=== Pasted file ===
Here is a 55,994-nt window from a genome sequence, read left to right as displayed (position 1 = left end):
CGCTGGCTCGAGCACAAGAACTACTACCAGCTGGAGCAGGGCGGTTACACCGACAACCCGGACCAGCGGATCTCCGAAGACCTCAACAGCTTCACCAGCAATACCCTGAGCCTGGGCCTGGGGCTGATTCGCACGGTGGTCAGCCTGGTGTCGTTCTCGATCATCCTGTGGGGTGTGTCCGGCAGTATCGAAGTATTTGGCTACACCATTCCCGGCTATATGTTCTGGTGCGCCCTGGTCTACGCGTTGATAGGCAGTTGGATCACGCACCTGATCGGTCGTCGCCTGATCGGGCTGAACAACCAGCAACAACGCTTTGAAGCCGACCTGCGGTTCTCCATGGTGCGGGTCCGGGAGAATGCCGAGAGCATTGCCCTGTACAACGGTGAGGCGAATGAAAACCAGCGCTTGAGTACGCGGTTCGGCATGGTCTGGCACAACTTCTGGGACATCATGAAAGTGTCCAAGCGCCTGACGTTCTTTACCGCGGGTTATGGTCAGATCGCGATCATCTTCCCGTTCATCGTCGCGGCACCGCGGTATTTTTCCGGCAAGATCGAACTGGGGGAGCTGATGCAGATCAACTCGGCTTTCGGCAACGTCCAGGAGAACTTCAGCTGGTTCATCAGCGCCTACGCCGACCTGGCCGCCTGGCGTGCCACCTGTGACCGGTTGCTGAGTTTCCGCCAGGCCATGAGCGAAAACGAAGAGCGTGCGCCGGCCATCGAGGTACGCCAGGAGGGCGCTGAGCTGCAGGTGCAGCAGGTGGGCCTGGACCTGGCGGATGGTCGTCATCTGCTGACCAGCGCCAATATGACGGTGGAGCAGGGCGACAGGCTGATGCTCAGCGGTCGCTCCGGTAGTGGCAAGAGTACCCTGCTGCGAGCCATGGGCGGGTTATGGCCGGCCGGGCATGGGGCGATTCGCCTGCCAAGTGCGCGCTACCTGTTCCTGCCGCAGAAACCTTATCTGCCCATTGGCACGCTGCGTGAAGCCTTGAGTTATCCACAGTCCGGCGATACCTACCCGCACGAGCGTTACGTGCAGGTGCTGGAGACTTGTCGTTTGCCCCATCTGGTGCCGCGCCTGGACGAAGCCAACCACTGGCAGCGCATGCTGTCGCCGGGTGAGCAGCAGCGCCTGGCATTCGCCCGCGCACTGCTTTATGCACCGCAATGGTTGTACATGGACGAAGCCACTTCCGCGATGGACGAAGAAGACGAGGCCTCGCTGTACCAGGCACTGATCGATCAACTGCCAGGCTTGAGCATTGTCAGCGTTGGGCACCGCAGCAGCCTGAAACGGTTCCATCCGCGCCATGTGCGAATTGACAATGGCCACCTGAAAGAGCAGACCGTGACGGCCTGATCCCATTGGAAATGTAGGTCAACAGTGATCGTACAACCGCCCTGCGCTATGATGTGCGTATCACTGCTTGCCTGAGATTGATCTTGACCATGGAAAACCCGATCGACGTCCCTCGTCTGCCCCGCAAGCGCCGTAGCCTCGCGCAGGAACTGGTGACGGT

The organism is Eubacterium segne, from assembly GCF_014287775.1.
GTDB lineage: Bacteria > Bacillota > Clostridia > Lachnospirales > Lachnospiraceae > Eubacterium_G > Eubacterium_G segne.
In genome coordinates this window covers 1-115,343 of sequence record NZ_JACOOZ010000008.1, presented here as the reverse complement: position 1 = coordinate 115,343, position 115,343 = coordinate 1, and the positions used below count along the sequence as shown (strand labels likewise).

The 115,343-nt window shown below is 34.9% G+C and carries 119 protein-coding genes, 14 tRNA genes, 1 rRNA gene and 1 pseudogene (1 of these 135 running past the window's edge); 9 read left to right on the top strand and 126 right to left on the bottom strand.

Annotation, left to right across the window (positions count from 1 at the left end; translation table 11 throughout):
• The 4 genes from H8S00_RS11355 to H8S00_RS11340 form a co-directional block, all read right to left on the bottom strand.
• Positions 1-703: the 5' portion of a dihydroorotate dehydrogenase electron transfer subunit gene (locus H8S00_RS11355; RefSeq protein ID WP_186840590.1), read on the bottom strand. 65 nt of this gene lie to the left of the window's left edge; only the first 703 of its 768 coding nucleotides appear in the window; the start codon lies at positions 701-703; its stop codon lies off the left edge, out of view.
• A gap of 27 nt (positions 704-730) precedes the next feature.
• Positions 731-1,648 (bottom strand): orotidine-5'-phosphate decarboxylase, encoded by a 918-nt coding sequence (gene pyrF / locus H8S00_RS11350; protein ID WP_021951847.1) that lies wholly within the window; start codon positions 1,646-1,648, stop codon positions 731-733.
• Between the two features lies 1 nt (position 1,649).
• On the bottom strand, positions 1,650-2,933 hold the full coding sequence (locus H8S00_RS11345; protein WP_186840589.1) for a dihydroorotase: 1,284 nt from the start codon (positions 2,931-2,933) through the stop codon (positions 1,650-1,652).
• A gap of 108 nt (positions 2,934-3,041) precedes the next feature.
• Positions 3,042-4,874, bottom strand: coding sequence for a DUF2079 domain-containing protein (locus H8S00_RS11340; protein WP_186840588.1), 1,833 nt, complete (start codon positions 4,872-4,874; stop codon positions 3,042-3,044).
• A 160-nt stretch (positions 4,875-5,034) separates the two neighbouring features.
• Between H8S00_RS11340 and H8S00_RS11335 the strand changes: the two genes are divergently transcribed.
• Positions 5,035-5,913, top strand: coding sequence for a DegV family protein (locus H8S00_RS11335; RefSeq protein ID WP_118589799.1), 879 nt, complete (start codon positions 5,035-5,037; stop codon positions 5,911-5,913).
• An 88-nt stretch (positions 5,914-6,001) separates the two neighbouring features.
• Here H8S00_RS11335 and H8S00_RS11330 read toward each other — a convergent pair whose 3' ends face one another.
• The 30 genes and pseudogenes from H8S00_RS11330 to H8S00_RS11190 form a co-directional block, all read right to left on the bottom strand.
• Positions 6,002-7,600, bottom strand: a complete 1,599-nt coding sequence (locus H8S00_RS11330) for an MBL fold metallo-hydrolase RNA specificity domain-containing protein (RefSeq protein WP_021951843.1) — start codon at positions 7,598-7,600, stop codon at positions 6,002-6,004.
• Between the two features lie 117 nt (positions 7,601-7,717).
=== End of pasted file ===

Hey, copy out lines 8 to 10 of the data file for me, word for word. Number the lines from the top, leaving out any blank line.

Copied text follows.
• The 4 genes from H8S00_RS11355 to H8S00_RS11340 form a co-directional block, all read right to left on the bottom strand.
• Positions 1-703: the 5' portion of a dihydroorotate dehydrogenase electron transfer subunit gene (locus H8S00_RS11355; RefSeq protein ID WP_186840590.1), read on the bottom strand. 65 nt of this gene lie to the left of the window's left edge; only the first 703 of its 768 coding nucleotides appear in the window; the start codon lies at positions 701-703; its stop codon lies off the left edge, out of view.
• A gap of 27 nt (positions 704-730) precedes the next feature.